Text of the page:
What is C Programming?

The C programming language is a general-purpose, operating system-agnostic, and procedural language that supports structured programming and provides low-level access to the system memory. Dennis Ritchie invented C language in 1972 at AT&T (then called Bell Laboratory), where it was implemented in the UNIX system on DEC PDP II. It was also the successor of the B programming language invented by Ken Thompson. C was designed to overcome the problems encountered by BASIC, B, and BPCL programming languages. By 1980, C became the most popular language for mainframes, microcomputers, and minicomputers. 

Features of C Programming

Loved by programmers for doing low-level coding and embedded programming, C has found its way gradually into the semiconductor, hardware, and storage industries. The most important features provided by the C programming languages include:

  • It has inbuilt functions and operators that can solve virtually any complex problem
  • C is the combination of both low level (assembly) and high-level programming languages; also, it can be used to write an application and interact with low-level system memory and hardware
  • It can be written on practically any operating system and even works in most handheld devices
  • Programs written in C are speedy due to the support provided by its datatypes and operators
  • It is easily extendable, as C++ was derived from C with additions like OOPS and other features
  • The functions and operators are supported by the libraries provided by the programming language itself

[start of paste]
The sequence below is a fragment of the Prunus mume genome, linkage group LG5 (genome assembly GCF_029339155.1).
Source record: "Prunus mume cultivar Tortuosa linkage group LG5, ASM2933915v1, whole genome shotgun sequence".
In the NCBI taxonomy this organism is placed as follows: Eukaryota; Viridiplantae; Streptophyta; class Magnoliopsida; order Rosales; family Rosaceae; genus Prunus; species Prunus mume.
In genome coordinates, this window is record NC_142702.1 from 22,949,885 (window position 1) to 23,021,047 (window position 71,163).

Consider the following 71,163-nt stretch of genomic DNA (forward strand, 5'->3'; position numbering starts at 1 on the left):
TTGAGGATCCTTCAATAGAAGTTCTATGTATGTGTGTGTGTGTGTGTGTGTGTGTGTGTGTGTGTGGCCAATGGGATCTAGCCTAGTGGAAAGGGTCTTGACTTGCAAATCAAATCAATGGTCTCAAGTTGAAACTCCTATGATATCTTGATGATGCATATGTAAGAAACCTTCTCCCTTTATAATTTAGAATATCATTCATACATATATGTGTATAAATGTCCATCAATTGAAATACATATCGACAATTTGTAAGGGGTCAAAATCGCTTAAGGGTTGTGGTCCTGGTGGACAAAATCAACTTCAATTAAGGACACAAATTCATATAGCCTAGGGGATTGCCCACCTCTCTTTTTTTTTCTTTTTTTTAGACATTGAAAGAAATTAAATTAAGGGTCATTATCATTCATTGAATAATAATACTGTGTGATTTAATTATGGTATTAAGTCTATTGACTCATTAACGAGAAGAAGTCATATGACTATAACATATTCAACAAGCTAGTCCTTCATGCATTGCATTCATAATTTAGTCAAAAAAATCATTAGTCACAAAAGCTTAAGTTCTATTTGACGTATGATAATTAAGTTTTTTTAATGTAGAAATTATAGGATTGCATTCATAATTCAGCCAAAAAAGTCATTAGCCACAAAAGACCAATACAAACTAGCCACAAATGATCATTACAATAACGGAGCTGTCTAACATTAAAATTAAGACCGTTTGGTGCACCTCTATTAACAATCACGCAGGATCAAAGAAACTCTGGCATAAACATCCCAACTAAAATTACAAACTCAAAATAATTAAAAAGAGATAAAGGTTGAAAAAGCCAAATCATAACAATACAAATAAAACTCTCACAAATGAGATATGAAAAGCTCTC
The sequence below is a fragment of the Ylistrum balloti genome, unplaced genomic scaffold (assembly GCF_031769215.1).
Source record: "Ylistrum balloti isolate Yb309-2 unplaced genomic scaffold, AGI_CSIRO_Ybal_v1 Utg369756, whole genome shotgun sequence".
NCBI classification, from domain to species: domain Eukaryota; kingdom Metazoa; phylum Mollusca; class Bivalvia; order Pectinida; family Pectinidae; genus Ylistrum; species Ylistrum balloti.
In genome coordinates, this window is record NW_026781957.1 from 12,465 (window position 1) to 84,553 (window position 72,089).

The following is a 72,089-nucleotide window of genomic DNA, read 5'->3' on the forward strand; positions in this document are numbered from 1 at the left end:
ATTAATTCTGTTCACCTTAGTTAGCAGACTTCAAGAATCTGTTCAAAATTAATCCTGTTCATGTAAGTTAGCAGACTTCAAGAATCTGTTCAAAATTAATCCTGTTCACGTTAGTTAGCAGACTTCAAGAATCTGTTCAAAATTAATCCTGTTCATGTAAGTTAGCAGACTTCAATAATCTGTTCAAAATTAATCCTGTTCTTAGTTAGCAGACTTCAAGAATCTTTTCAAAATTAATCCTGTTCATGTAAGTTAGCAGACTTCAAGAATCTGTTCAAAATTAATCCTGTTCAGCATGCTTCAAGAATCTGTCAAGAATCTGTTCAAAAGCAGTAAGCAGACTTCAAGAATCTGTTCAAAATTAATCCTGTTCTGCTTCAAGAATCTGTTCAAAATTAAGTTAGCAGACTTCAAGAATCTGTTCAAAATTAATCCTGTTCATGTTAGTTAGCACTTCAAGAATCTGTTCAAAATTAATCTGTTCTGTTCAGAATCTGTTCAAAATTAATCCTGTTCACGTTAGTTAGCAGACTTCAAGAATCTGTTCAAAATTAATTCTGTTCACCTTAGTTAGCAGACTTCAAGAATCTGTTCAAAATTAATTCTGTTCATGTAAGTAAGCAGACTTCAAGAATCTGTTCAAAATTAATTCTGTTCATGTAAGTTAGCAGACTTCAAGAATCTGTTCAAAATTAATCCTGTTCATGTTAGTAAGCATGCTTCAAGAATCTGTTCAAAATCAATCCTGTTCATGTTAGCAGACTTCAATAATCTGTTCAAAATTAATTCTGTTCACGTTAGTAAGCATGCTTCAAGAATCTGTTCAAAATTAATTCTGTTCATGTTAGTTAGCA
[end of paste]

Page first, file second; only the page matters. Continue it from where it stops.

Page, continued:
Features of C

Get a firm foundation in C, the most commonly used programming language in software development with the C Programming Course.

C Program (“Hello World”)

#include <stdio.h>

#include <conio.h>

int main ()

{

int a = 1, b=2, c=0;

int c = a + b;

printf(“Hello World”);

printf(“C = “ %d, c);

return 0;

}

Preprocessor Directives

The #include in the first line of the C program is referred to as preprocessor directives. All of the preprocessors will start with the # symbol. It is the first line that is executed, having the library file ending with .h. The stdio.h in the above program will have libraries associated with print to the console output. This will also associate the program with the library. The compiler to transform the program before compilation will use the preprocessor. Macros are also similar to preprocessors, but they are all user-defined and help in expanding the values in all places in the program.